Ultimately, it is clear that Stowe saw the pain and torture that slavery brought on the families. Showing the mother commit suicide shortly after losing her child was a scene that I could just not get out of my mind. Same with the Harris family. Their determination and will to escape for the sake of having their family together was moving. Along the story, there were a  number of people who became aware of the atrocities that slavery caused. I believe this was a foreshadowing on Stowe’s part or at least her wish with writing this book. I believe she hoped to open peoples eyes and see what was occurring was inhumane and should be something that should be resolved immediately.

Overall, this novel did a great job portraying all perspectives of society. You had the different views within the slaves, slaveowners, etc. Ultimately, Stowe showed how slavery is a monstrous thing in the world, and as humans, we should care for one another and rely on faith to bring us together.

Dramas From the American Theatre

Looking back at A Dialogue Between an Englishman and an Indian, I felt as if the discussion between the Englishman and the Indian symbolized/represented a dialogue between two “Americans” who just so happened to be different. This seemed to represent the beginning of a new nation with new ideals, a new identity/nationality. The fact that an Indian was given the opportunity to attend college and be supported by a respected and educated Englishmen, in this case Doctor W—k, are signs of early integration between the two distinct people. This piece depicts the animosity towards the Indians that still exists between the Englishmen, but ends with the Englishman saying the following: “You seem to talk so fluently. — Perhaps I have been too much prejudiced against the Indians.” (Smith 8). I understood the ending of this dialogue as a sign of baby steps in the creation of the “American” nationality.

Throughout the piece, I also noticed that the Indian’s role was much more composed than the Englishman. It seemed to me while reading the part of the Englishman as if he was the savage. Smith describes in College Dialogues how in this piece the “Indian demonstrates his social and intellectual superiority over the Englishman” (Smith 3). This in comparison to Rowlandson’s narrative seems to me as an indication of growth by society. I do not think during Rowlandson’s time that anyone would even think of portraying the Indians as equal, let alone superior to the Englishmen. In Rowlandson’s narrative we see a few instances where the Indians are not portrayed as savages vs in Smith’s piece, we see the Indian being superior to the Englishmen.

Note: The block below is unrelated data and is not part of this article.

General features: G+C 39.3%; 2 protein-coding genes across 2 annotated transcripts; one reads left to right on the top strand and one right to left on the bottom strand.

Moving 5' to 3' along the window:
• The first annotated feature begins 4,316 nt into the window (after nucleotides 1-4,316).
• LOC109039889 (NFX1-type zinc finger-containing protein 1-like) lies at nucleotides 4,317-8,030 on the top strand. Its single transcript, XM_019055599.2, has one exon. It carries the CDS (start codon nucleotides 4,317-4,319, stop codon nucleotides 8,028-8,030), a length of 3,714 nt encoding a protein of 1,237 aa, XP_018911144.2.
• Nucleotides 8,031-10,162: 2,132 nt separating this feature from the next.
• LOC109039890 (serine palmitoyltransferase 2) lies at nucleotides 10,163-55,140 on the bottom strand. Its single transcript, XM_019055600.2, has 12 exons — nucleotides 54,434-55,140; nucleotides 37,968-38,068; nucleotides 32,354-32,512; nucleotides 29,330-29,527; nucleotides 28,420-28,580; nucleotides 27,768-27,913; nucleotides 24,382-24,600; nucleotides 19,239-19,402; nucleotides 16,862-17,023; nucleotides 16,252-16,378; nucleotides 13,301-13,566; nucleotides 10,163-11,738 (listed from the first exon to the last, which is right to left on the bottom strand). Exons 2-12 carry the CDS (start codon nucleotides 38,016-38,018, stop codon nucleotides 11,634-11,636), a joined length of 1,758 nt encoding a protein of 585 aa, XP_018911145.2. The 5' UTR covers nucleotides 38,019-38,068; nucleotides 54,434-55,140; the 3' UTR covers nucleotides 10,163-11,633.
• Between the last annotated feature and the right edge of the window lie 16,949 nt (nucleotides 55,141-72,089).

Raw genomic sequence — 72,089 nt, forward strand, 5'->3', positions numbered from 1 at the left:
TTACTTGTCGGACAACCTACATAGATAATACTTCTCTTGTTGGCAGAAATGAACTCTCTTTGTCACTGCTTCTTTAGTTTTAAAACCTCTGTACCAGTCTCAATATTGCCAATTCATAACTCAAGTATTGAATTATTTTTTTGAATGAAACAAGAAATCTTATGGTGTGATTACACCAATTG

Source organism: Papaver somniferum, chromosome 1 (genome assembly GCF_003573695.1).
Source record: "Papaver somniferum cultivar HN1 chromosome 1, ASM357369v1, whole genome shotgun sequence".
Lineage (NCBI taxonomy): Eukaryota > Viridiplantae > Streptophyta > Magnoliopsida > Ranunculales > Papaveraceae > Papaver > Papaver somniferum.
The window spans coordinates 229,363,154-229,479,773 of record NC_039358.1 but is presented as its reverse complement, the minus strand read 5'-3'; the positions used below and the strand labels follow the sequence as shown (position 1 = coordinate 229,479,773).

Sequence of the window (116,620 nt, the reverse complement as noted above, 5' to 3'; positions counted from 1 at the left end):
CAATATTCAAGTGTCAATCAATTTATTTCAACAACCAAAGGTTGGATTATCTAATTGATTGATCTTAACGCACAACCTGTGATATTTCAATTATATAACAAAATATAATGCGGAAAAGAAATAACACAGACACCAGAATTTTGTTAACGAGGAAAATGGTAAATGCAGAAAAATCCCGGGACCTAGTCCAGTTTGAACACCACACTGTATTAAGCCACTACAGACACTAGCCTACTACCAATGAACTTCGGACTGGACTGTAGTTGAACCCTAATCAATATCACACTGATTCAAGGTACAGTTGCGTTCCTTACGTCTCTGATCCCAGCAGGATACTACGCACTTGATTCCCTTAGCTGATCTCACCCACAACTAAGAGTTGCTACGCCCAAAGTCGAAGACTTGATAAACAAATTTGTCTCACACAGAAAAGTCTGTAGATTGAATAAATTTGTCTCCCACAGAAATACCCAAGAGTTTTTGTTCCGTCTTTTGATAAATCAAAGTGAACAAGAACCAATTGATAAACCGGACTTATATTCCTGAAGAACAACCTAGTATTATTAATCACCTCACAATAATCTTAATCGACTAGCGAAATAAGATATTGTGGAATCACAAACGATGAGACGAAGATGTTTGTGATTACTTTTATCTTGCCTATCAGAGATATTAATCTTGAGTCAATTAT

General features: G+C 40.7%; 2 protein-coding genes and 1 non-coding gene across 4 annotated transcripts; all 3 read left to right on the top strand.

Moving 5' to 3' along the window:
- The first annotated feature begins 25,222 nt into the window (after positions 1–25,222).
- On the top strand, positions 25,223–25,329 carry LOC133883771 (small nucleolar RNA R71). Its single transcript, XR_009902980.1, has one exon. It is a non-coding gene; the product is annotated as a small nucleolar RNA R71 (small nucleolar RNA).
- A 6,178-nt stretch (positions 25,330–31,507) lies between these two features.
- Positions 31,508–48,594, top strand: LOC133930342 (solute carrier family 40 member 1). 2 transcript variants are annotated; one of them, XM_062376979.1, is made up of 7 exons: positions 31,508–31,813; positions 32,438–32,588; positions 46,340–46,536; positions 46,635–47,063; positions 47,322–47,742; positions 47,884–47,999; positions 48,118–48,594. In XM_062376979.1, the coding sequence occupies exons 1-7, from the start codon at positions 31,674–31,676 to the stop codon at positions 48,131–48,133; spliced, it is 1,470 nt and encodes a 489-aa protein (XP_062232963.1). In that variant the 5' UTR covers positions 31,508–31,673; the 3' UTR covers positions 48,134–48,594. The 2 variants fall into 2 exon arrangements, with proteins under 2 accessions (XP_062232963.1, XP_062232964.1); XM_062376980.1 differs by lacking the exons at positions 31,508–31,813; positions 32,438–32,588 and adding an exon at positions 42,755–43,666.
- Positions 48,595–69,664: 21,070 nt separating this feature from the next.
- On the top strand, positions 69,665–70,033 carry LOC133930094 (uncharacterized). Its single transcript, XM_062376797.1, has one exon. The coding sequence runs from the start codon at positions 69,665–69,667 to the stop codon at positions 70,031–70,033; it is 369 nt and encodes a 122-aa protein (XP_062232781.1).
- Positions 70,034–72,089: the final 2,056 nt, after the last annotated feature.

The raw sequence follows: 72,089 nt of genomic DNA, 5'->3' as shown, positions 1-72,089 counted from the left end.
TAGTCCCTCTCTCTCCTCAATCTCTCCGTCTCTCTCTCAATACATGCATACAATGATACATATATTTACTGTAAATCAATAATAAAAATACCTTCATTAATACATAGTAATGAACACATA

Overall, I believe this speaks a lot to college education at the time and for college dramatics programs that seemed to be developing at the time. To think that these institutions were not only educating Englishmen, but taking in these “savages” and turning them into young scholars to the point where they were surpassing their Englishmen counterparts was amazing at the time. I saw it as a start to this American identity that was developing within the colonies, and within some of the nations most educated men.

Lastly, as I read The Candidates I could not help but think of the U.S. TV series House of Cards. Both portray the world of politics and how candidates manipulate and sabotage one another in order to attain power. I thought it was interesting how the two works were very similar. I often times found myself associating characters from The Candidates to those in House of Cards. It was interesting to see how much modern politics resembled politics during the time The Candidates was written.

-Rodolfo Santana

Captivity and Restoration

As I read through the book, I could not help but notice the transition of Mary Rowlandson’s feelings towards the Indians. In the early removes, Rowlandson uses strong words to describe the Indians. The Indians at first were depicted as savages, animals, “black creatures” (Rowlandson 9). In the beginning there was a clear distinction of what was “good” vs “bad”.  When attacked, Rowlandson described themselves as a “company of sheep [being] torn by wolves” (Rowlandson 8). From the beginning you see how society is structured. As I kept reading the book, I noticed the word choice Rowlandson used to refer to the Indians softened up. There are instances where Rowlandson seems to be at the brink of defeat when one of the Indians gives her food or does something to allow her to continue to pray. Towards the end you see these “good” vs “bad” distinctions broken. All of a sudden it is unclear who is the good and bad. Rowlandson realizes there is more to the world than just black and white. She realizes there is much growth to be made not only by the Indians, but by herself and her people as well.

It is clear that faith and religion was a cemented part of society and vital for Rowlandson’s survival. There were numerous instances throughout the book where Rowlandson was ready to give up, but she would restore her faith just before throwing in the towel. This book showed how much religion meant to people and how it was a sacred part of their lives. It was interesting to see Rowlandson being torn emotionally, physically, and mentality, but somehow finding it within her to keep her faith and pray. This notion of everything happens for a reason and believing that God has a plan for us all cannot have been portrayed any better. It is amazing to see how despite staring death in the face, Rowlandson did not once question God and her faith.